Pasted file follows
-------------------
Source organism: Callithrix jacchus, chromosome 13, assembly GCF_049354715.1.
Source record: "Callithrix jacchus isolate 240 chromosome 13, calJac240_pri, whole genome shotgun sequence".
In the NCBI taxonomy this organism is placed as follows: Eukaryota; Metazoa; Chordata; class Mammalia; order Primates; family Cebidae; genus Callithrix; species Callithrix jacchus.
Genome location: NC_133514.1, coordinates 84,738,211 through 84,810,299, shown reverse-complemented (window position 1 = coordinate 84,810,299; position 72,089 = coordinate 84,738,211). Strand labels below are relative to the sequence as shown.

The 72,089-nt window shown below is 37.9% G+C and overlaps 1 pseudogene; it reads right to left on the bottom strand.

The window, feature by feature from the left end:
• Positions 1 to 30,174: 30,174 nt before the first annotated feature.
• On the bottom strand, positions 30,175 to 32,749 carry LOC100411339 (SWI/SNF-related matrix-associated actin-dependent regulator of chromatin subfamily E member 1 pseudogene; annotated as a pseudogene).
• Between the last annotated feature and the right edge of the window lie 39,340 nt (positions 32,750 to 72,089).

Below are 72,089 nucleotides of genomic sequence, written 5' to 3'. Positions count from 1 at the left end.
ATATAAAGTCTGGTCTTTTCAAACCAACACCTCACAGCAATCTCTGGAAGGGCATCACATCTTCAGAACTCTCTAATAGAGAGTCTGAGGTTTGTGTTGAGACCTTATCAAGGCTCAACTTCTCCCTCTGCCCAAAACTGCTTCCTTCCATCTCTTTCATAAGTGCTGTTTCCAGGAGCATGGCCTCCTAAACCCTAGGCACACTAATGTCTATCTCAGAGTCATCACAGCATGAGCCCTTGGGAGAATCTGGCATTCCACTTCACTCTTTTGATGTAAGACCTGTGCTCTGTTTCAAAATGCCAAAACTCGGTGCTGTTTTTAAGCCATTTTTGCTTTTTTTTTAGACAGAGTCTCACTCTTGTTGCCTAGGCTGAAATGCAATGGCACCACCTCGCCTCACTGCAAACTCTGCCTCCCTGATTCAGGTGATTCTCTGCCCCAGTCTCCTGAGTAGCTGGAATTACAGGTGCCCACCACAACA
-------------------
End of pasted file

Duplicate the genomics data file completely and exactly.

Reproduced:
Source organism: Callithrix jacchus, chromosome 13, assembly GCF_049354715.1.
Source record: "Callithrix jacchus isolate 240 chromosome 13, calJac240_pri, whole genome shotgun sequence".
In the NCBI taxonomy this organism is placed as follows: Eukaryota; Metazoa; Chordata; class Mammalia; order Primates; family Cebidae; genus Callithrix; species Callithrix jacchus.
Genome location: NC_133514.1, coordinates 84,738,211 through 84,810,299, shown reverse-complemented (window position 1 = coordinate 84,810,299; position 72,089 = coordinate 84,738,211). Strand labels below are relative to the sequence as shown.

The 72,089-nt window shown below is 37.9% G+C and overlaps 1 pseudogene; it reads right to left on the bottom strand.

The window, feature by feature from the left end:
• Positions 1 to 30,174: 30,174 nt before the first annotated feature.
• On the bottom strand, positions 30,175 to 32,749 carry LOC100411339 (SWI/SNF-related matrix-associated actin-dependent regulator of chromatin subfamily E member 1 pseudogene; annotated as a pseudogene).
• Between the last annotated feature and the right edge of the window lie 39,340 nt (positions 32,750 to 72,089).

Below are 72,089 nucleotides of genomic sequence, written 5' to 3'. Positions count from 1 at the left end.
ATATAAAGTCTGGTCTTTTCAAACCAACACCTCACAGCAATCTCTGGAAGGGCATCACATCTTCAGAACTCTCTAATAGAGAGTCTGAGGTTTGTGTTGAGACCTTATCAAGGCTCAACTTCTCCCTCTGCCCAAAACTGCTTCCTTCCATCTCTTTCATAAGTGCTGTTTCCAGGAGCATGGCCTCCTAAACCCTAGGCACACTAATGTCTATCTCAGAGTCATCACAGCATGAGCCCTTGGGAGAATCTGGCATTCCACTTCACTCTTTTGATGTAAGACCTGTGCTCTGTTTCAAAATGCCAAAACTCGGTGCTGTTTTTAAGCCATTTTTGCTTTTTTTTTAGACAGAGTCTCACTCTTGTTGCCTAGGCTGAAATGCAATGGCACCACCTCGCCTCACTGCAAACTCTGCCTCCCTGATTCAGGTGATTCTCTGCCCCAGTCTCCTGAGTAGCTGGAATTACAGGTGCCCACCACAACA